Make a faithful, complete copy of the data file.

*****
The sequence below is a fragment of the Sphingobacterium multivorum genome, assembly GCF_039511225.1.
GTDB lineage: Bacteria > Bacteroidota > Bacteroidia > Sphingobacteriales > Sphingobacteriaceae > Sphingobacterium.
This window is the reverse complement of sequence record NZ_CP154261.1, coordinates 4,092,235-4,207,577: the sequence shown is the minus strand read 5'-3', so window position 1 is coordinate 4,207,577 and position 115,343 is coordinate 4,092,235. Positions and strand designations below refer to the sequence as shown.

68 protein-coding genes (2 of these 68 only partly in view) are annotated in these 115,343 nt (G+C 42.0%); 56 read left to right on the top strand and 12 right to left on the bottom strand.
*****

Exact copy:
The sequence below is a fragment of the Sphingobacterium multivorum genome, assembly GCF_039511225.1.
GTDB lineage: Bacteria > Bacteroidota > Bacteroidia > Sphingobacteriales > Sphingobacteriaceae > Sphingobacterium.
This window is the reverse complement of sequence record NZ_CP154261.1, coordinates 4,092,235-4,207,577: the sequence shown is the minus strand read 5'-3', so window position 1 is coordinate 4,207,577 and position 115,343 is coordinate 4,092,235. Positions and strand designations below refer to the sequence as shown.

68 protein-coding genes (2 of these 68 only partly in view) are annotated in these 115,343 nt (G+C 42.0%); 56 read left to right on the top strand and 12 right to left on the bottom strand.